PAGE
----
So keres, Europa?! (So what, Europe?!)
Cluj-Napoca, Romania – Conference Day #4
Day 4 started with reflection groups meeting in the conference hall at 10:00 am. After the reflection the around 300 delegates were getting ready to make a noise in the city by starting the 48-hours-action movement.
Before the kick-off for the 48-hours-actions the participants were shown a clip of a 2010 incident which happened in the host city of the conference, Cluj-Napoca. 76 families were forcibly evicted from their homes in the heart of Cluj and they were sent to Pata Rat, a ghetto placed nearby a landfill on the outskirts of the city. One of the victims of this 2010 tragedy gave testimony of her personal story which was touching but inspiring at the same time and made the participants more enthusiastic to be Changemakers and do their best to make this movement successful. The victim further said that Roma are the most persecuted minority. Being forcibly evicted from their own homes they were deprived the very basic rights of security and protection. She demanded that Roma should enjoy same rights as everyone else and that incidents like this should not happen in Europe.
After hearing the first-hand account of the plights of the Roma community in Pata Rat the delegates were given a question to ponder about: ‘Should EU intervene when governments don’t do anything?’ They were then invited to take part in the Changemakers movement and they went back to their chosen workshops to continue their work for the 48-hours-actions.
The group attending the “Roma Holocaust Workshop” lively discussed ideas to do further planning for their challenge. The aim of this activity is to give participants as well as the broader public a historical perspective on the persecution of Roma in Europe. The workshop particularly focused on the Holocaust as the worst chapter in history by exploring the bad effects of the past on today’s realities and identities.
A lot of creativity and improvisation was at the core of the “Rhythm through Difference Workshop”. The great idea behind this workshop is to use garbage and make recycled objects from it to create music which is quite unique in its nature and very amusing at the same time.
All workshops were led by facilitators whowere full of praise for their respective groups. The facilitators of the “Go Free 48 H Workshop”, Catalina Matasaru and Mari Ghiorghita, commented that they have the “best participants” in their workshop as all of them “have a very positive outlook, they are open to accept and respect each other’s opinions and they have a very positive influence on each other.” On day 4, this workshop was conducted in the very flexible and relaxing atmosphere of a public cafe.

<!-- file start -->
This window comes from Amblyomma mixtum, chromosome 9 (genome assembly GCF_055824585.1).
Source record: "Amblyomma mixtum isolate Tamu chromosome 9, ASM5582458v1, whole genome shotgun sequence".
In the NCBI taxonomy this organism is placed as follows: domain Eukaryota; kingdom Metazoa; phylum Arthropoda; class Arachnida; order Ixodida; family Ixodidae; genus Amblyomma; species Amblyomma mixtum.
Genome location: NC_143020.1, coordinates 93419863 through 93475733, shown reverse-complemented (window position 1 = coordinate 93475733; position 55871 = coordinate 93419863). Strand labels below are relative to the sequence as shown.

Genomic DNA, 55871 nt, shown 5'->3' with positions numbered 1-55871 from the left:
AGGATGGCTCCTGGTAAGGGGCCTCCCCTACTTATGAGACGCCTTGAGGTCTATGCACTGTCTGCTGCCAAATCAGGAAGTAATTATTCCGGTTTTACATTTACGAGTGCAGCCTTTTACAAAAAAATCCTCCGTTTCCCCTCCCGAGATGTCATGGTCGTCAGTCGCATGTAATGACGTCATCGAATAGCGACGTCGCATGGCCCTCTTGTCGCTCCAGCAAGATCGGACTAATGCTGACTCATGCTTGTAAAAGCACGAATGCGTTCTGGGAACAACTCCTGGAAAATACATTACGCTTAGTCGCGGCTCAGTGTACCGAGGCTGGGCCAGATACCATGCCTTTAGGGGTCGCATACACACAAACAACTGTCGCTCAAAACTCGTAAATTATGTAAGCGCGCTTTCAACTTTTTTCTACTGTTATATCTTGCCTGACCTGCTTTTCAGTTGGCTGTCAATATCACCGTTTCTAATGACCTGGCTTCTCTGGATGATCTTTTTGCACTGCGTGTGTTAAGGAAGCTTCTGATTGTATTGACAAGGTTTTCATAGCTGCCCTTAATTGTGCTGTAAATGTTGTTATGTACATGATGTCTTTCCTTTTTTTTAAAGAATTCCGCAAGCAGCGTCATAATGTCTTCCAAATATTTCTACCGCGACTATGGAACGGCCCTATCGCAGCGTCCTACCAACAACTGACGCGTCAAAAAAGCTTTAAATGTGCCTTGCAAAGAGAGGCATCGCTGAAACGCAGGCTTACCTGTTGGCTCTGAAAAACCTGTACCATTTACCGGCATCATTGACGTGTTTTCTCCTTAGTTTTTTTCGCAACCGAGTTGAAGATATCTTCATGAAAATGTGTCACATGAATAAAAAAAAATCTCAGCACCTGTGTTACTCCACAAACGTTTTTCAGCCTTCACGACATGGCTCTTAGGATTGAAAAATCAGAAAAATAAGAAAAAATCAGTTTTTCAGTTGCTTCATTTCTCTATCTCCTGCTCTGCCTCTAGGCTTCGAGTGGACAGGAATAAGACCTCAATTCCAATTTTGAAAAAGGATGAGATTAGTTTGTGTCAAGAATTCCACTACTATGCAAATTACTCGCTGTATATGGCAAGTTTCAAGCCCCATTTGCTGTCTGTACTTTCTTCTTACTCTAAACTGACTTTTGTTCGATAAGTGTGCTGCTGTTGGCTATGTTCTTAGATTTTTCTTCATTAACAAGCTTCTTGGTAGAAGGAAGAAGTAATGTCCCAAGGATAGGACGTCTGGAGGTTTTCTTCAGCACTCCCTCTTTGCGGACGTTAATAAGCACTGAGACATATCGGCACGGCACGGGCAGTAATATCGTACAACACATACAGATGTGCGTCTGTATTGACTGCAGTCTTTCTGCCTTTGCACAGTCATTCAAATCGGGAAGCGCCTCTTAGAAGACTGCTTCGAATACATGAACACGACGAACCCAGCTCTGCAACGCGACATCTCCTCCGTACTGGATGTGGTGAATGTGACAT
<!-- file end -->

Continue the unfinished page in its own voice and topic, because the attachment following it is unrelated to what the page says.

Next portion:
Catalina also explained that today the workshop reached its third stage when the group focused on editing and finalising their work for the ‘Go Free Magazine’. The group was given the challenge to work together to develop a magazine which would express Roma culture and would highlight the need for Roma and non-Roma people work together. The workshop offers an opportunity to a journalistic experience and gives a hand-on introduction to civic journalism. The idea of civic journalism is that anyone can write about a topic regardless of social, economic, cultural and educational background. The facilitators hoped that at the end of the workshop the participants would be well equipped to continue to be Civic Journalists to raise awareness on topics concerning the Roma communities.
Though the day was busy and filled with many more workshop activities than the three mentioned above, the delegates showed true activist spirit as they finished the day staying up very late to paint T-shirts for Friday’s solidarity March in support of the Roma of Pata Rat.
Sheeba Kiran currently reports from Cluj-Napaco, Romania. She is the Law graduate from Strathclyde University, Glasgow. She is also Global Minorities Alliance’s Director of Women Empowerment. She can be reached on Twitter @sheebakiran7